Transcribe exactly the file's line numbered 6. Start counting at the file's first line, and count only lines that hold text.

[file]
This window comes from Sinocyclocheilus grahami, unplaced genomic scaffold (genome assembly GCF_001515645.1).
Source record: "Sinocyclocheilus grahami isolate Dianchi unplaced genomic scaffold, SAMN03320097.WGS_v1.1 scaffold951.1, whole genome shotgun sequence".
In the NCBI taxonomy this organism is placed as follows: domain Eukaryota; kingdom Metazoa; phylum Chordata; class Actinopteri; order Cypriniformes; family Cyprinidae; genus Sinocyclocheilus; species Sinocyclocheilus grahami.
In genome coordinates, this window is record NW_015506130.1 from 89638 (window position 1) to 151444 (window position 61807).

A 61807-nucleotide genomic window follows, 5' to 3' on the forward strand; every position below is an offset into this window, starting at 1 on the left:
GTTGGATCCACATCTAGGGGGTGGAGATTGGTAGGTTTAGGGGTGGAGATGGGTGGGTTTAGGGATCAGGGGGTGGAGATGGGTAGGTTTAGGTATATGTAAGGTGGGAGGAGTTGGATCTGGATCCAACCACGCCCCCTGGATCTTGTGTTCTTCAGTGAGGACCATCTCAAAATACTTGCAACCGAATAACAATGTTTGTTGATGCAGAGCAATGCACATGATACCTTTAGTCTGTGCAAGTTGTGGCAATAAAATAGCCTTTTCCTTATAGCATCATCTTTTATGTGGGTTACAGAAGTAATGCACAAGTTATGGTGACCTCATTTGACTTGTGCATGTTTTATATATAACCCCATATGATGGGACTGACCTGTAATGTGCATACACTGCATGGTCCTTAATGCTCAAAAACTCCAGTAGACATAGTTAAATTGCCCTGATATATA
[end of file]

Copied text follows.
GTTGGATCCACATCTAGGGGGTGGAGATTGGTAGGTTTAGGGGTGGAGATGGGTGGGTTTAGGGATCAGGGGGTGGAGATGGGTAGGTTTAGGTATATGTAAGGTGGGAGGAGTTGGATCTGGATCCAACCACGCCCCCTGGATCTTGTGTTCTTCAGTGAGGACCATCTCAAAATACTTGCAACCGAATAACAATGTTTGTTGATGCAGAGCAATGCACATGATACCTTTAGTCTGTGCAAGTTGTGGCAATAAAATAGCCTTTTCCTTATAGCATCATCTTTTATGTGGGTTACAGAAGTAATGCACAAGTTATGGTGACCTCATTTGACTTGTGCATGTTTTATATATAACCCCATATGATGGGACTGACCTGTAATGTGCATACACTGCATGGTCCTTAATGCTCAAAAACTCCAGTAGACATAGTTAAATTGCCCTGATATATA